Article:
Prescription Sports Goggles
Thankfully, technology has improved significantly surrounding sports goggles and prescription eye ware designed for contact sports. A series of goggles and wraparound glasses, designed to be highly impact resistant and to fit securely around the head or beneath a helmet, has made contact sports and ball sports a possibility for those in need of corrective lenses.
High Quality Polycarbonate Lenses
This is the most important property of all protective goggles. Good polycarbonate is virtually unbreakable, and will easily deflect the impact of a ball or finger. 3mm polycarbonate is recommended to meet the ASTM safety standard. But there are also quality issues with polycarbonate. Low end polycarbonate will have significant distortion in the lens, reducing reaction time and impacting overall vision. Look for higher quality polycarbonate lenses to minimize distortion and provide the best eye protection from contact.
Durable Frame Design
The goggle or eyeglass frame must also be able to withstand the force of a ball or other impact. A frame made out of polycarbonate is still the best choice for sports goggles and sports glasses. Frames rated with ASTM F803 standard is the best option, as it is a government sports safety standard that encompasses all ball/stick sports. This rating also ensures lenses are the minimum 3mm thick polycarbonate for the best impact resistance.
Avoid Face Shield Designs
A popular choice for baseball is a shield design where the whole front of the frame is a lens made out of polycarbonate, with temples made of plastic or other material. Most shields, however, do not meet the ASTM safety rating for impact resistance. Shields are also unable to made in a prescription. Because shields sit so far from the face and are highly curved, massive measurements need to be done to compensate the prescription for the angles and distances a shield would have. We strongly suggest using polycarbonate goggles or sports glasses for most of our athletes.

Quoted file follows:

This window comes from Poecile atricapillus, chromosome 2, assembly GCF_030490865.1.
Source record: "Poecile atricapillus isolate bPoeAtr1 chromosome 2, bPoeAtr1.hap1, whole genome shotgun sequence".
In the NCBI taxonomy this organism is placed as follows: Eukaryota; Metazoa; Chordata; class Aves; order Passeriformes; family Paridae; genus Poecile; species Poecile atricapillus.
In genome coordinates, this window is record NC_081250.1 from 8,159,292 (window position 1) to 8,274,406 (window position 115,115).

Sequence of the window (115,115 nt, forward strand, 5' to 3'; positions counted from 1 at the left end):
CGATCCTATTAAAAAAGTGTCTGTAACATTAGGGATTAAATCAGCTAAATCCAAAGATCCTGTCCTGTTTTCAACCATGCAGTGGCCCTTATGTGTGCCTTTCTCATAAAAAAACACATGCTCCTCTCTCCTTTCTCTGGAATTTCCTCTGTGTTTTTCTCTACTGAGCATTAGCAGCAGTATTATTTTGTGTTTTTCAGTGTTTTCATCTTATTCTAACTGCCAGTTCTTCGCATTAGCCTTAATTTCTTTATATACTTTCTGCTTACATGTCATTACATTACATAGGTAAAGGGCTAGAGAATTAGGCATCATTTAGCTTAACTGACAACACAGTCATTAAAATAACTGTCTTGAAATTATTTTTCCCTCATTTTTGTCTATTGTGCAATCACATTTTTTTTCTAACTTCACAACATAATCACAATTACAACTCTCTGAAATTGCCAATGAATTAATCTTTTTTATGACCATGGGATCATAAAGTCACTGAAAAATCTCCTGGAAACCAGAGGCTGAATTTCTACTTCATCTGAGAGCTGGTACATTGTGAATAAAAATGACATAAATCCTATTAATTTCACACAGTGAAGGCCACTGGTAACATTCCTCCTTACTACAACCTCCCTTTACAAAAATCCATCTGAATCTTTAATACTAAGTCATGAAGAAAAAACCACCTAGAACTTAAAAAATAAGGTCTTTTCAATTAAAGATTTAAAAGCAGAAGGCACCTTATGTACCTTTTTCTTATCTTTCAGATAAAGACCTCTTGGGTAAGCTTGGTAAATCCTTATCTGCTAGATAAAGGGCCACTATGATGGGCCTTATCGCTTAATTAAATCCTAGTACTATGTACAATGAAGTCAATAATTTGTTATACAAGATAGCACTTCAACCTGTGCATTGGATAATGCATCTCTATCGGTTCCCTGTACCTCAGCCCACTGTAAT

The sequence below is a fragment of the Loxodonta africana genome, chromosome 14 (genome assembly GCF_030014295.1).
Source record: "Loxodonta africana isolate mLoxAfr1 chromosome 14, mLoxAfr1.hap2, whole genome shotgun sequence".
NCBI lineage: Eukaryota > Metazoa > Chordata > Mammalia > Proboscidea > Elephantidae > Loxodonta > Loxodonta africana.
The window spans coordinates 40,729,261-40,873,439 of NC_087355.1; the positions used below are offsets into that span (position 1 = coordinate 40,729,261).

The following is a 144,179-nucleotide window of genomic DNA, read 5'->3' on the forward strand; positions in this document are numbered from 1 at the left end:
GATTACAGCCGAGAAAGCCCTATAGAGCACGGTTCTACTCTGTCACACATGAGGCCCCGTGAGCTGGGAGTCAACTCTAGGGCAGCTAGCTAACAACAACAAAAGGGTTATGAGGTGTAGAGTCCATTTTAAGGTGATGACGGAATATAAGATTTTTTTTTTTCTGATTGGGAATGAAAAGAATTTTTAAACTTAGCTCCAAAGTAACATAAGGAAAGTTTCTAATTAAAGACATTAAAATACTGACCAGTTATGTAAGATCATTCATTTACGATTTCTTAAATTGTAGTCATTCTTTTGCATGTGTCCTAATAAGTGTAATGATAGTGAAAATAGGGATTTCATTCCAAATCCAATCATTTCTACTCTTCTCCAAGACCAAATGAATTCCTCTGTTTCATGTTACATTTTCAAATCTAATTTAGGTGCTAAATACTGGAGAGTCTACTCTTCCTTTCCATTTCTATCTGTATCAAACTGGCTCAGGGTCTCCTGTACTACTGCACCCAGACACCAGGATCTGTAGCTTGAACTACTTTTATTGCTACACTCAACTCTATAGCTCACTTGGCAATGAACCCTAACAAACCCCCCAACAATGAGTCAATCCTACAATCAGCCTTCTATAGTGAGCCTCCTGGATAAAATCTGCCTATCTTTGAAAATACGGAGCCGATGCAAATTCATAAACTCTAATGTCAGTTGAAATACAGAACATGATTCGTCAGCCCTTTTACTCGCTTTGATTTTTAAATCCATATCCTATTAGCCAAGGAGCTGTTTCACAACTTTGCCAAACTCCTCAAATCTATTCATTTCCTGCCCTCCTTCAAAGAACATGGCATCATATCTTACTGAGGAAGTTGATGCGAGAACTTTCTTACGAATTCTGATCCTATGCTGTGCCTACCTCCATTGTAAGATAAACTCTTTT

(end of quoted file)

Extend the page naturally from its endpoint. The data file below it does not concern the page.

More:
Since helmets are required in most contact sports, the frame should be designed to fit securely under a helmet. Goggles that are specifically designed for helmet sports should be selected. Technology has made these types of goggles much more secure and much more affordable for even junior high and high school athletes, and should be worn by anyone in need of corrective lenses who intends to play contact sports.
The frame should have padding at the temple points and bridge points to cushion any blows or impacts stained to the face. Padding will absorb some of the shock to lessen the overall impact, and to help prevent injury to the bone structure and eye socket.
The frame must cover the entire eye socket, not only the eyeball itself. Hard impact to any of the “soft” parts of the eye can cause serious damage. Look for a frame that sits closely to the face as well, as a finger can easily make its way through any gap. Shields can easily become dislodged so a finger can penetrate underneath. Be careful if choosing this option.
A clear lens is the best for general purpose use, and is the preference of many of our athletes. However, if you are playing frequently in bright sunlight or have some degree of light sensitivity, a gray tinted lens or polarized lens can be used to cut down on glare
Specialty Lenses and Goggles
Beyond contact sports, goggles and sports glasses can be made for speciality events such as swimming, diving, skiing, biking and other physical activities that might put your eyes at risk or make wearing traditional eye glasses an impossibility.
Additionally, free resources exist if you have a child in need of prescription goggles to play contact sports. The “Play Hard. Don’t Blink.” program provides qualifying children a free pair of prescription sports goggles for use in their extra-curricular activities. To see if your child meets the requirements for these free sports goggles, please visit the “Play Hard. Don’t Blink.” website at www.playhardgear.com